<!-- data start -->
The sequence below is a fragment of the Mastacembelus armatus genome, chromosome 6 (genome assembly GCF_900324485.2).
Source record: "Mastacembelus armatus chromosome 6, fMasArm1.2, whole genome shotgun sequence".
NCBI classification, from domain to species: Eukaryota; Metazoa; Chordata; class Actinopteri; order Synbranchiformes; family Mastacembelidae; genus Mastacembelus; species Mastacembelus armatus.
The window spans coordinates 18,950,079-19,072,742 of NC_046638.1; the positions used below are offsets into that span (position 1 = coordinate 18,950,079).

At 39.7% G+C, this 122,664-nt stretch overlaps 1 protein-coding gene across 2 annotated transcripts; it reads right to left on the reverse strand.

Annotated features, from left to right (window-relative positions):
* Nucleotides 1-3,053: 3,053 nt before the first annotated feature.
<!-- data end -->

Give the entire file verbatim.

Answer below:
The sequence below is a fragment of the Mastacembelus armatus genome, chromosome 6 (genome assembly GCF_900324485.2).
Source record: "Mastacembelus armatus chromosome 6, fMasArm1.2, whole genome shotgun sequence".
NCBI classification, from domain to species: Eukaryota; Metazoa; Chordata; class Actinopteri; order Synbranchiformes; family Mastacembelidae; genus Mastacembelus; species Mastacembelus armatus.
The window spans coordinates 18,950,079-19,072,742 of NC_046638.1; the positions used below are offsets into that span (position 1 = coordinate 18,950,079).

At 39.7% G+C, this 122,664-nt stretch overlaps 1 protein-coding gene across 2 annotated transcripts; it reads right to left on the reverse strand.

Annotated features, from left to right (window-relative positions):
* Nucleotides 1-3,053: 3,053 nt before the first annotated feature.